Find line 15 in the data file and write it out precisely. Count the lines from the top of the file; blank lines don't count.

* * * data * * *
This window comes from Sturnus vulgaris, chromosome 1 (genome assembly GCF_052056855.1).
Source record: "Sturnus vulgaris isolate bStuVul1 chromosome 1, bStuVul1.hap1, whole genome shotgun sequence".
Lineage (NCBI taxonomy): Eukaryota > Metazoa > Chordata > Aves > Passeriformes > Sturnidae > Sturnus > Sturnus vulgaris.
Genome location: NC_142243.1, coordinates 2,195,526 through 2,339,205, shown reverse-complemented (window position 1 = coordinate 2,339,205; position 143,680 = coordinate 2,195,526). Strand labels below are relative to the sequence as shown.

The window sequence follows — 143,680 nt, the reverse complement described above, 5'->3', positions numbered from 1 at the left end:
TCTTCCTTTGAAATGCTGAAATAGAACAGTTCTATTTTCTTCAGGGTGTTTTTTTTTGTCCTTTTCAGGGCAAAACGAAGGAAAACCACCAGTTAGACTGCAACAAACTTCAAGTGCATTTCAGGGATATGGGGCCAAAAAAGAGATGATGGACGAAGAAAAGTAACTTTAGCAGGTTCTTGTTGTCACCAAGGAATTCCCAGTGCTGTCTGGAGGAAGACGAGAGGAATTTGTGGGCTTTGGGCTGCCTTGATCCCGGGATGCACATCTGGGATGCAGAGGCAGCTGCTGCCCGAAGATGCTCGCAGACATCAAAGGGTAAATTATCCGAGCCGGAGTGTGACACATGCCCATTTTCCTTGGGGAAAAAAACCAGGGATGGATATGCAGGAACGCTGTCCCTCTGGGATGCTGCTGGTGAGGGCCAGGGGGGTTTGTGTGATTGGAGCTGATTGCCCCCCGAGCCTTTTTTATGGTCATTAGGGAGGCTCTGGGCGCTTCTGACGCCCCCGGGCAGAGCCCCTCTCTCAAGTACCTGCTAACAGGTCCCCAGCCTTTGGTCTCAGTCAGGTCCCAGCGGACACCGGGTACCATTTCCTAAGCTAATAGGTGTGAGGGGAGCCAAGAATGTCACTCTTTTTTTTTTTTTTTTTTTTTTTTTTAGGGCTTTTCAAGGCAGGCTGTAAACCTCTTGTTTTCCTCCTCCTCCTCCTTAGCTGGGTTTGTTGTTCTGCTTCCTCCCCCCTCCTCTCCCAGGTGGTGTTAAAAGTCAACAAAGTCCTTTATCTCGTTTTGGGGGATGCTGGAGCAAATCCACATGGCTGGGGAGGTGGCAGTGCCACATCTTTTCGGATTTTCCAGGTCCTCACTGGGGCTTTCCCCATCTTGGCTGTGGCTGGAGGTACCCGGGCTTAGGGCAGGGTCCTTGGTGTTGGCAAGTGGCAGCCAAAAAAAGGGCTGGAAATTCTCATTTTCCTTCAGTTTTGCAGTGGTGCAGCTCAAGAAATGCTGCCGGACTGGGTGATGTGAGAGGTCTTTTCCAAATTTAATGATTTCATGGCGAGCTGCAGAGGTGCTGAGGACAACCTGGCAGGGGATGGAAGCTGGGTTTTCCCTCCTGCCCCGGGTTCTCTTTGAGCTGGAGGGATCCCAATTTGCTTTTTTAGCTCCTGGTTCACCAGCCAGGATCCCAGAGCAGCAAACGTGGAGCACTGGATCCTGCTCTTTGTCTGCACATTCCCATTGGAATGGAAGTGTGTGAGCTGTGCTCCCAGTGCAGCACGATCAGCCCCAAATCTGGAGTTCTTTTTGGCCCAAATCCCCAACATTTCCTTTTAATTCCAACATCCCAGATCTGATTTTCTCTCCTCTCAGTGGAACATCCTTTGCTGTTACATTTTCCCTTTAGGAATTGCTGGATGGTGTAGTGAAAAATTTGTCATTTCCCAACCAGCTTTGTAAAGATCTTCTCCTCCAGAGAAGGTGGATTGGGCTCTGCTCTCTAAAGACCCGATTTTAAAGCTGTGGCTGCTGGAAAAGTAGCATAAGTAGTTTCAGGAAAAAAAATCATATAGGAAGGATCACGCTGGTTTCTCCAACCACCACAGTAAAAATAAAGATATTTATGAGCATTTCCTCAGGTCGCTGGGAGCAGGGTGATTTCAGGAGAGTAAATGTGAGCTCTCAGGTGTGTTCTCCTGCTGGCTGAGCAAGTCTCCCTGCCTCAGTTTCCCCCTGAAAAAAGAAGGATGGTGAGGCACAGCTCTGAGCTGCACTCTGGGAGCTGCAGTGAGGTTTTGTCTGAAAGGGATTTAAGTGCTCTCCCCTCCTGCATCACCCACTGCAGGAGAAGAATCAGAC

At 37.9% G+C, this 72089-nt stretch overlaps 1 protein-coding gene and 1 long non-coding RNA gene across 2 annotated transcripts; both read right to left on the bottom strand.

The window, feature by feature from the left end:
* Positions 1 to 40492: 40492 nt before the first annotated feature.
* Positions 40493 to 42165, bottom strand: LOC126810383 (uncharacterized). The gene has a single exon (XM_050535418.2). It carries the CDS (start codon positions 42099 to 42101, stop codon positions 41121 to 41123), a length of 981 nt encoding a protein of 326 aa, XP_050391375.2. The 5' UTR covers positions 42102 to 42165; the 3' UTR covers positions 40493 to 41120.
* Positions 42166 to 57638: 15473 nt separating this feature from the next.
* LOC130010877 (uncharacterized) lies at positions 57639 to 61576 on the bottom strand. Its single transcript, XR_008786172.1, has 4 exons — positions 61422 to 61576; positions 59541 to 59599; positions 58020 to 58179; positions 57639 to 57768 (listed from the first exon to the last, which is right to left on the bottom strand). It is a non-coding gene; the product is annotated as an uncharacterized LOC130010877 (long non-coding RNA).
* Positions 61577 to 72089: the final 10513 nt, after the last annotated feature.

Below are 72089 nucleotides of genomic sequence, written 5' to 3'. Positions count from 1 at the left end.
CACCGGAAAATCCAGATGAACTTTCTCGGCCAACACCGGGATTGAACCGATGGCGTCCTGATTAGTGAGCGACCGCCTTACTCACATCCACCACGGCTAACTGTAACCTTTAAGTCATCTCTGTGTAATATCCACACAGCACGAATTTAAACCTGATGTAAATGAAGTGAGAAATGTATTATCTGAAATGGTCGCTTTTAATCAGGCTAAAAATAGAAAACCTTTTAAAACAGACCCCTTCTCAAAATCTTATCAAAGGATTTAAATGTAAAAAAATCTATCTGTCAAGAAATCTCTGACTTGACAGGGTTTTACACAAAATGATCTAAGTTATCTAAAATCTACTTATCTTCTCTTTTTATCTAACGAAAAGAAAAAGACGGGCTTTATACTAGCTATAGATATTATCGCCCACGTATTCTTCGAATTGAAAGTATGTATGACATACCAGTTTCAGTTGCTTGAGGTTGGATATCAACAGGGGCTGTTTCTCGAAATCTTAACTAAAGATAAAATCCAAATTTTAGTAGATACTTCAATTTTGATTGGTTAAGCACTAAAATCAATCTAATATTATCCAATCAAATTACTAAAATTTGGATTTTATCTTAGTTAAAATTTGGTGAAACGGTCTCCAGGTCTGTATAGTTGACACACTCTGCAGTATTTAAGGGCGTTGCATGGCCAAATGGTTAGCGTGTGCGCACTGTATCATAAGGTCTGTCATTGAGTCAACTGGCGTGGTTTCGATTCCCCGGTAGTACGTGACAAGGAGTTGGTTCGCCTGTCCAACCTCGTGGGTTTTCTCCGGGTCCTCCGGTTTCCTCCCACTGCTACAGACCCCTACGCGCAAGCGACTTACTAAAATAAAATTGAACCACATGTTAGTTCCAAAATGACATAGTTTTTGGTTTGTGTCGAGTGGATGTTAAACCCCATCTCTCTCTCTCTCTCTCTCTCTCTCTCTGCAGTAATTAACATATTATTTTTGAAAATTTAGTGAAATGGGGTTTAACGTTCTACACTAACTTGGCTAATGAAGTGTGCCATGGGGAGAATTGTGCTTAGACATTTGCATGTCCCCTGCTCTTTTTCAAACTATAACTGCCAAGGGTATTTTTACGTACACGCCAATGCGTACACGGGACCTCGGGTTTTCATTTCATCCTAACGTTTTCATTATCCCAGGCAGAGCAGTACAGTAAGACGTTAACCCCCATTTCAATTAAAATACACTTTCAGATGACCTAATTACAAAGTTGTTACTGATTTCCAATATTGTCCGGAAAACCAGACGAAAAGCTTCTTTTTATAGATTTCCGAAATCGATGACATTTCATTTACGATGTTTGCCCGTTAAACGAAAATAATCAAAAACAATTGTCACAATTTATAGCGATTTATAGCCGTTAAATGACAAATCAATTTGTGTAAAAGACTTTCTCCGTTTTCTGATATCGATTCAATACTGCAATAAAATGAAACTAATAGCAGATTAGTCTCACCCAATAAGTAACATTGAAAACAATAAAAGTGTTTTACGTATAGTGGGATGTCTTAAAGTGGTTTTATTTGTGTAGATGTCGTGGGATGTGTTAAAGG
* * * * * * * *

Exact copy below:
CACCGGAAAATCCAGATGAACTTTCTCGGCCAACACCGGGATTGAACCGATGGCGTCCTGATTAGTGAGCGACCGCCTTACTCACATCCACCACGGCTAACTGTAACCTTTAAGTCATCTCTGTGTAATATCCACACAGCACGAATTTAAACCTGATGTAAATGAAGTGAGAAATGTATTATCTGAAATGGTCGCTTTTAATCAGGCTAAAAATAGAAAACCTTTTAAAACAGACCCCTTCTCAAAATCTTATCAAAGGATTTAAATGTAAAAAAATCTATCTGTCAAGAAATCTCTGACTTGACAGGGTTTTACACAAAATGATCTAAGTTATCTAAAATCTACTTATCTTCTCTTTTTATCTAACGAAAAGAAAAAGACGGGCTTTATACTAGCTATAGATATTATCGCCCACGTATTCTTCGAATTGAAAGTATGTATGACATACCAGTTTCAGTTGCTTGAGGTTGGATATCAACAGGGGCTGTTTCTCGAAATCTTAACTAAAGATAAAATCCAAATTTTAGTAGATACTTCAATTTTGATTGGTTAAGCACTAAAATCAATCTAATATTATCCAATCAAATTACTAAAATTTGGATTTTATCTTAGTTAAAATTTGGTGAAACGGTCTCCAGGTCTGTATAGTTGACACACTCTGCAGTATTTAAGGGCGTTGCATGGCCAAATGGTTAGCGTGTGCGCACTGTATCATAAGGTCTGTCATTGAGTCAACTGGCGTGGTTTCGATTCCCCGGTAGTACGTGACAAGGAGTTGGTTCGCCTGTCCAACCTCGTGGGTTTTCTCCGGGTCCTCCGGTTTCCTCCCACTGCTACAGACCCCTACGCGCAAGCGACTTACTAAAATAAAATTGAACCACATGTTAGTTCCAAAATGACATAGTTTTTGGTTTGTGTCGAGTGGATGTTAAACCCCATCTCTCTCTCTCTCTCTCTCTCTCTCTCTGCAGTAATTAACATATTATTTTTGAAAATTTAGTGAAATGGGGTTTAACGTTCTACACTAACTTGGCTAATGAAGTGTGCCATGGGGAGAATTGTGCTTAGACATTTGCATGTCCCCTGCTCTTTTTCAAACTATAACTGCCAAGGGTATTTTTACGTACACGCCAATGCGTACACGGGACCTCGGGTTTTCATTTCATCCTAACGTTTTCATTATCCCAGGCAGAGCAGTACAGTAAGACGTTAACCCCCATTTCAATTAAAATACACTTTCAGATGACCTAATTACAAAGTTGTTACTGATTTCCAATATTGTCCGGAAAACCAGACGAAAAGCTTCTTTTTATAGATTTCCGAAATCGATGACATTTCATTTACGATGTTTGCCCGTTAAACGAAAATAATCAAAAACAATTGTCACAATTTATAGCGATTTATAGCCGTTAAATGACAAATCAATTTGTGTAAAAGACTTTCTCCGTTTTCTGATATCGATTCAATACTGCAATAAAATGAAACTAATAGCAGATTAGTCTCACCCAATAAGTAACATTGAAAACAATAAAAGTGTTTTACGTATAGTGGGATGTCTTAAAGTGGTTTTATTTGTGTAGATGTCGTGGGATGTGTTAAAGG